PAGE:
Inadequate websites could be harming universities’ ability to attract prospective students

Software testing company Edge Testing Solutions analysed the effectiveness and functionality of university websites across a range of metrics, including speed, image quality and ease of navigation

Many UK universities are being let down by underperforming websites, according to new research by Edge Testing Solutions – part of Eurofins Digital Testing.

In a bid to test whether higher education websites have been built to withstand the increased pressure brought about by the recent shift to remote or hybrid learning, virtual open days and other digital events, Edge Testing conducted daily repeated tests of 131 UK university websites over a six day period, hoping to measure the quality of user experience (UX) for each university through a range of metrics, such as:

  • Ease of navigation – which universities support an efficient and stress-free UX and which force visitors to manoeuvre a virtual obstacle course?
  • Speed – which landing pages loaded quickly and responded well and which ones were the opposite?
  • Image quality – which universities were hindered by websites that took longer to load due to low quality imagery and which were correctly displayed and crystal clear?
  • Broken links – which institutions held dead website links that led to 404s or irrelevant pages?

As the only institution to appear in the top 10 for all metrics tested, the University of Cambridge was found to have the best website, followed by Cardiff University and the University of Birmingham; all three of which form part of the Russell Group – a self-selected association of research universities that is often perceived to represent the ‘best’ in the UK.

Cambridge had the best website in terms of functionality, and yet, its Oxbridge counterpart – the University of Oxford – only came top for ease of navigation. Sharon Hamilton, MD of Eurofins Digital Testing, has warned that a navigation shortfall could “put off” potential future students “if they can’t find exactly what they came to the site for in the first place”, especially at a time when “universities should be doing everything in their powers to encourage students to find out more”.

Navigation turned out to be the main issue bugging higher education websites, with 36% of those tested having unsatisfactory navigation features – a figure that jumped to 55% on mobile websites – which prevented users from moving freely and easily through them. Not a single site that was tested achieved a ‘B’ grade for navigation, let along earning an ‘A’.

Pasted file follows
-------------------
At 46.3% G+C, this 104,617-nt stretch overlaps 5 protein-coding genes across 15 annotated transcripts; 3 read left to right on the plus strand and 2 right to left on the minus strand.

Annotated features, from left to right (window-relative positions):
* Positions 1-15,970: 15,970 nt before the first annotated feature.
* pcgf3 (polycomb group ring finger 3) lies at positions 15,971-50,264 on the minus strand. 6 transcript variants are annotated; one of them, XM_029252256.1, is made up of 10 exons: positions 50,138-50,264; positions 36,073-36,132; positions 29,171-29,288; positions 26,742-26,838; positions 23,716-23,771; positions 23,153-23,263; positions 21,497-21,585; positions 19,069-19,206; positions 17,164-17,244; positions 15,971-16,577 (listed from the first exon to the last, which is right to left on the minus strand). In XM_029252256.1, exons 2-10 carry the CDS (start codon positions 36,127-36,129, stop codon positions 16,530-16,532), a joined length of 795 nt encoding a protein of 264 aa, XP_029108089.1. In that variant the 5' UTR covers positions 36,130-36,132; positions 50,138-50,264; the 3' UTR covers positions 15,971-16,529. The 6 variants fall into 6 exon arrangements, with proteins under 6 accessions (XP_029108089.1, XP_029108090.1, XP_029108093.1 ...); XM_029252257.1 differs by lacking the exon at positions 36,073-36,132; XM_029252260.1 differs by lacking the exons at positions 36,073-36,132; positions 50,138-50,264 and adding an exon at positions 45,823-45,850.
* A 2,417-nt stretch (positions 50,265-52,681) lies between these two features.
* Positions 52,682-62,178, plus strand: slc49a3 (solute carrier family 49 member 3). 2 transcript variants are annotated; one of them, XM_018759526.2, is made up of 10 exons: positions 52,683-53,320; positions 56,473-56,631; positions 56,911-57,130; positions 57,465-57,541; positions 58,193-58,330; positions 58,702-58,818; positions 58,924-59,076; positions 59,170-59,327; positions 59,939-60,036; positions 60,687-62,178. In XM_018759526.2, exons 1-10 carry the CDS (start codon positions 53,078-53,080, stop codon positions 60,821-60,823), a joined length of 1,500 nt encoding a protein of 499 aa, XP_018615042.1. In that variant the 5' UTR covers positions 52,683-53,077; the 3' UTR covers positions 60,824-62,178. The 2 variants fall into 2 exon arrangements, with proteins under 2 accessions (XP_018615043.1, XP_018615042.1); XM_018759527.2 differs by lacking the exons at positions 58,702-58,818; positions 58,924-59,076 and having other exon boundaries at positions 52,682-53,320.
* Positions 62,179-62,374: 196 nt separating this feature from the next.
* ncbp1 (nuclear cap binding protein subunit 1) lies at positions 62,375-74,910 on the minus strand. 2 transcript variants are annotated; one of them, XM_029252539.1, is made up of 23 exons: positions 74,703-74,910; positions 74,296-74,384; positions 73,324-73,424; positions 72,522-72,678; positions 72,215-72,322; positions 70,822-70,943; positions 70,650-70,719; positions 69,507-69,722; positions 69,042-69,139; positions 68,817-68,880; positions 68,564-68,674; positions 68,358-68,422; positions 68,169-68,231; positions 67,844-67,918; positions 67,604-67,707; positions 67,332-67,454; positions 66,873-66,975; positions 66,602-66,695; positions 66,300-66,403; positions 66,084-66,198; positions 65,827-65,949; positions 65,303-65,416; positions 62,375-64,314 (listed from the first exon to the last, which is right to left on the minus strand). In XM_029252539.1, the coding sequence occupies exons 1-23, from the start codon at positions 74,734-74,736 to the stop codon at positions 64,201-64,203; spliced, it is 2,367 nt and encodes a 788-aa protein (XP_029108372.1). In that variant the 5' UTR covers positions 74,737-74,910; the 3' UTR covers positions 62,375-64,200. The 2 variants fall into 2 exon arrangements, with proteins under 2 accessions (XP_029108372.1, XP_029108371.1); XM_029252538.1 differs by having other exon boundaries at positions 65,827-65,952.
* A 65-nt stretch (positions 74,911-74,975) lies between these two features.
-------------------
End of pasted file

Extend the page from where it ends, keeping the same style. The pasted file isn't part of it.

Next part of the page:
“If you want to know whether the best universities in the UK also have the best websites, Edge Testing has revealed if that is the case in this research” – Sharon Hamilton, Eurofins Digital Testing

Websites generally performed better when it came to loading speed, for which universities received ‘B’ grades across the board. It took an average of 2.61 seconds for sites to become fully interactive, while the average among Russell Group universities was one full second shorter.

Of the 131 institutions surveyed, only four (3%) displayed images to an ‘A’ grade standard, according to the Website Speed Test tool. Most (64%) were awarded a ‘B’.

Universities also seemed to be on the ball when it came to broken links, with most sites having less than 1.5% currently online. One university website, however, was confirmed to be hosting 18% non-functioning links. There were also five sites which were found to have more than 5% of links that don’t work – none of which were owned by Russell Group universities.

“IT failures appear in the news daily, but just as important is how websites perform. All through the COVID-19 pandemic, websites have had more traffic than ever before as more people stuck at home visited more sites and did shopping online. Now, with the start of the term fast approaching, there will be a significant jump in university website traffic as students visit their own universities’ sites and share them with family and friends,” Hamilton told ET.

“A rise in remote learning, online open days and virtual class attendance will also see universities’ website visitor numbers grow,” she added, also stating that not all sites will be able to handle the surge in visitor numbers.

“Edge’s research highlights those [universities] that need to work on improvements immediately and those that already have better-functioning websites in terms of navigation, load speed, image quality and links,” said Hamilton. “If you want to know whether the best universities in the UK also have the best websites, Edge Testing has revealed if that is the case in this research.”


In other news: HE institutions paying huge mark-up on tech products during pandemic, says report


 

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